Tuesday, September 28, 2021

NZ-first for Hawke’s Bay drought app

Hawke’s Bay Regional Council has launched an easy-to-use drought indicator web app for the region’s rural community.

The Regional Council designed the tool – the first of its kind in New Zealand – to build drought resilience in the community with funding from Ministry for Primary Industries and in partnership with the Hawke’s Bay Rural Advisory Group.

Group Manager of Integrated Catchment Management, Iain Maxwell says the app is a great way for farmers to get a pulse check on the key climate conditions on their farm and wider area and support planning for dry conditions and drought.

“Last year’s severe drought did catch out some in our rural community and showed us that more tools were required for our farmers to prepare and plan for drought. That is why we have developed this tool,” Mr Maxwell said.

The tool shows a ‘traffic light warning system’ for drought based on live rainfall, soil temperature, soil moisture, and evapotranspiration data from the council’s 50 climate stations around the region.

“It is intended to take the hassle out of accessing regional climate data for our farmers, and for them to be able to go to one place and get a live view of climate conditions,” he said.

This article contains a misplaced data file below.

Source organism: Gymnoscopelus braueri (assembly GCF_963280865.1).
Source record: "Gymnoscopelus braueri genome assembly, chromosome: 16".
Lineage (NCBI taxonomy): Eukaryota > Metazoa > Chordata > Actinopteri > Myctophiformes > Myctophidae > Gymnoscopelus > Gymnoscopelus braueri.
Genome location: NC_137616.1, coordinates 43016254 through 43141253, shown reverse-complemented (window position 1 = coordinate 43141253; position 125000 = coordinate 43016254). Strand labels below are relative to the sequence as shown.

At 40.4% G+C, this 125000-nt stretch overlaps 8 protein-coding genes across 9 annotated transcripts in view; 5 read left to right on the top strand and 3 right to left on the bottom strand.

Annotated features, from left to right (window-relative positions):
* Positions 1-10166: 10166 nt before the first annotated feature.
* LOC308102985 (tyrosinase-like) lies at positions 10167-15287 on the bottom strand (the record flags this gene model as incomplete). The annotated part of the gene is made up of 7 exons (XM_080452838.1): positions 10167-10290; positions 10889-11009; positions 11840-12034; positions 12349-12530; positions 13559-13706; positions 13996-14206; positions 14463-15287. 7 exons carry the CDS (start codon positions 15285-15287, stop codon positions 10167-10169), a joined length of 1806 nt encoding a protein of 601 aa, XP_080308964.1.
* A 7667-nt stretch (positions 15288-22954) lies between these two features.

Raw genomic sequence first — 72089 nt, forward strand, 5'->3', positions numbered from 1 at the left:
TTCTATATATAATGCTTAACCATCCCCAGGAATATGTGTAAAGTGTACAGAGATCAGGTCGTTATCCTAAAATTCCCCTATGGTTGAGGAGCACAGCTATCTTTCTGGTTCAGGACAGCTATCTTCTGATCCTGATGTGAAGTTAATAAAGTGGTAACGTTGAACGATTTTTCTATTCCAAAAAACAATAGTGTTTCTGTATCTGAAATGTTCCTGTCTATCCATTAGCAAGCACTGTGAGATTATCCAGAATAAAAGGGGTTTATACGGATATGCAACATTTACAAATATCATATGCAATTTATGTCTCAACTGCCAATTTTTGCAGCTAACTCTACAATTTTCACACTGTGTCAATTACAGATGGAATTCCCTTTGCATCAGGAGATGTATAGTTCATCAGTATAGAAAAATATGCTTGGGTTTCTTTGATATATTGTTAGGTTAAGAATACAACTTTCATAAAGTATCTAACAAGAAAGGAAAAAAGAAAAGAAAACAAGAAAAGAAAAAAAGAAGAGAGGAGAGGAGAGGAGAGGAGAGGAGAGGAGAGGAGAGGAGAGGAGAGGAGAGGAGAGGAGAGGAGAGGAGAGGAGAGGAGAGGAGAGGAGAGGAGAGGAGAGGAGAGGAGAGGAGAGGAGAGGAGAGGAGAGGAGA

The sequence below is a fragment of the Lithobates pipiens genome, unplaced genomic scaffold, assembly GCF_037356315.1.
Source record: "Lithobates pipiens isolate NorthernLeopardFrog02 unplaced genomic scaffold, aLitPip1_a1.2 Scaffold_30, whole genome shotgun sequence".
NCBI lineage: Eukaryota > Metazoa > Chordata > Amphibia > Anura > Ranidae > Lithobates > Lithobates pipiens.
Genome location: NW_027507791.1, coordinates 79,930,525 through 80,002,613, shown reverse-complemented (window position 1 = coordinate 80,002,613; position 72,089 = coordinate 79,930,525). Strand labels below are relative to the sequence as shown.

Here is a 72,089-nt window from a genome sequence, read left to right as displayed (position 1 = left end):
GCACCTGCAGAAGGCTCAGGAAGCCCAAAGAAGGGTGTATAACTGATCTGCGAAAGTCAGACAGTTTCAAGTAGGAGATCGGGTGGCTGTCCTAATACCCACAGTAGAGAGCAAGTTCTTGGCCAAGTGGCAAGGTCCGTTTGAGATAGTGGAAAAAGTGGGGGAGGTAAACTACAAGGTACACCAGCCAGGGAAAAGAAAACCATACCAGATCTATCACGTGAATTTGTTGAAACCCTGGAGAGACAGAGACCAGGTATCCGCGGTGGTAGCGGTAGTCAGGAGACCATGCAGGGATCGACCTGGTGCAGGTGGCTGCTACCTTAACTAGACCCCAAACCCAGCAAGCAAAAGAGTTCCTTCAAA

Hawke’s Bay Rural Advisory Group chair, Lochie MacGillivray says the drought indicator was a fantastic tool that would support farmers to make decisions early and plan for drought.

The launch of the tool is timely as the region is experiencing concerning dry conditions, particularly in Coastal Hawke’s Bay as well as areas to the west of Hastings, Mr MacGillivray said.

The drought indicator shows Crownthorpe has the lowest soil moisture data recorded for the last 18 years,  and will reach a stress point of limited pasture growth in 16 days if there is no rain.

“For farmers in this area, we would be recommending that they put together a feed budget and a plan for drought,  and access the support of primary sector organisations if required.”

“We hope that this tool will be well used by the rural community, give them a forward- looking view of the dry conditions on farm, and help them to make those tough decisions early,” he said.

To access the tool, go to hbrc.govt.nz and search #droughtapp

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